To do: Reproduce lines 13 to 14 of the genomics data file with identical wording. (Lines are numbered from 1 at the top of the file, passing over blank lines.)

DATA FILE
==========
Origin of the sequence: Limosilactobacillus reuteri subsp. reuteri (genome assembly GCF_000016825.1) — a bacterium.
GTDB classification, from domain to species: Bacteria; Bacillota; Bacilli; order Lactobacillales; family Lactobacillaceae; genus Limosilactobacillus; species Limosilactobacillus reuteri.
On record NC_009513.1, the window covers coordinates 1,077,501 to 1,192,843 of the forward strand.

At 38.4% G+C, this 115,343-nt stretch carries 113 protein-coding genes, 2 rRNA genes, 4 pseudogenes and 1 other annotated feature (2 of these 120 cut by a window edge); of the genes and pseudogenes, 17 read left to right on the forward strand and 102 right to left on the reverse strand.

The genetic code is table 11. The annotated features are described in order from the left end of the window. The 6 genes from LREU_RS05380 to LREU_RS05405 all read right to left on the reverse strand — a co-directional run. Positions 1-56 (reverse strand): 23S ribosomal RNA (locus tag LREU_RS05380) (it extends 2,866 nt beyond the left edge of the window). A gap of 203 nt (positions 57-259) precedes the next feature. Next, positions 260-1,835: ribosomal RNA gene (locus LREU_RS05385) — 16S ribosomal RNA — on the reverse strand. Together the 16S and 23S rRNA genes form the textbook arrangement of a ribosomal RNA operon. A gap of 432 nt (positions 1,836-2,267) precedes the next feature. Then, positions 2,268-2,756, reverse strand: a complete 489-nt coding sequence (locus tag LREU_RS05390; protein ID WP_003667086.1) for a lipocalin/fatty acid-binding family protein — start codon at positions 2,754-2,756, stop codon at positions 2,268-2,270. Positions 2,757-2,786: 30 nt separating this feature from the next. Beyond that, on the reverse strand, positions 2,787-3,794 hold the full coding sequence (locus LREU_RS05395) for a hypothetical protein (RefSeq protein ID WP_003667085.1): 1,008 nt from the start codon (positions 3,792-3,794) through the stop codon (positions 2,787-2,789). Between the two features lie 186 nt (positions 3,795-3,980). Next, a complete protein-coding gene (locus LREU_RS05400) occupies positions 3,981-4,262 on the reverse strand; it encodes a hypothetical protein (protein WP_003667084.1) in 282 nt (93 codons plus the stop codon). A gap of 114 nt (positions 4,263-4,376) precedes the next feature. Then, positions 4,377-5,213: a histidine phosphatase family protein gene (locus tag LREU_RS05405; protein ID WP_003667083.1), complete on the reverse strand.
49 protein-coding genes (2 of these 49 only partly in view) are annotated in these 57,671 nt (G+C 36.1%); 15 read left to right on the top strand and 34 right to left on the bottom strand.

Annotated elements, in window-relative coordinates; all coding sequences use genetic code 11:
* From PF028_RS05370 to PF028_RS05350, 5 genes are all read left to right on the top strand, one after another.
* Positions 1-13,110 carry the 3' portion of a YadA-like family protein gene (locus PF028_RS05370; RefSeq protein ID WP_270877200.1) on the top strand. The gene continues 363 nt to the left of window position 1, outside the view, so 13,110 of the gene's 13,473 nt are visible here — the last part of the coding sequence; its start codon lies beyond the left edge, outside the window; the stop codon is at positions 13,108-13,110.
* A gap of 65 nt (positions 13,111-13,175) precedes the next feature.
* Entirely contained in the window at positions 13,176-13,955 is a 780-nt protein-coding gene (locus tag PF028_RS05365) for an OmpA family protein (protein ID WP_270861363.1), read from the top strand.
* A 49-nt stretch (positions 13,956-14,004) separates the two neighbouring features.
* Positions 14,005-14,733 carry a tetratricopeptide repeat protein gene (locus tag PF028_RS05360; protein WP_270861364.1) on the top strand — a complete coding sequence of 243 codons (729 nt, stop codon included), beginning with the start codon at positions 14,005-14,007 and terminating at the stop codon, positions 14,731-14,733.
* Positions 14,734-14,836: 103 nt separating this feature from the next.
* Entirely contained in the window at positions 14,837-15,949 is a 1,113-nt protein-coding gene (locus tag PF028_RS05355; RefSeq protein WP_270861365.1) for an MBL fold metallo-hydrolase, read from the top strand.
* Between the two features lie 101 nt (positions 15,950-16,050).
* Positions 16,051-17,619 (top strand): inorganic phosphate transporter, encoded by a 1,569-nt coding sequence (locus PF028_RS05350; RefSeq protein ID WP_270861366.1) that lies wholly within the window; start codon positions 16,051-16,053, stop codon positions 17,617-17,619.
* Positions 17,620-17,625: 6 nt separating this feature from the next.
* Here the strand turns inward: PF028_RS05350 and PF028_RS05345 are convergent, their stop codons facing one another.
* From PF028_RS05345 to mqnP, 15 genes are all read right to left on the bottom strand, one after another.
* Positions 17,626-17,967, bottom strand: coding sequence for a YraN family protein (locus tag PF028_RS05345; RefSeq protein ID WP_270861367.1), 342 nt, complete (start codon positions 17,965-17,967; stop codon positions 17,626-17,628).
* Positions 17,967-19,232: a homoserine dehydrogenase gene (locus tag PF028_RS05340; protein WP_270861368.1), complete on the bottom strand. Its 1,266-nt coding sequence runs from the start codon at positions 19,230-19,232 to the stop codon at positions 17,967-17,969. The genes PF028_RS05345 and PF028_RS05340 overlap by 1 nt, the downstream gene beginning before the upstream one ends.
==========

* Positions 14,005-14,733 carry a tetratricopeptide repeat protein gene (locus tag PF028_RS05360; protein WP_270861364.1) on the top strand — a complete coding sequence of 243 codons (729 nt, stop codon included), beginning with the start codon at positions 14,005-14,007 and terminating at the stop codon, positions 14,731-14,733.
* Positions 14,734-14,836: 103 nt separating this feature from the next.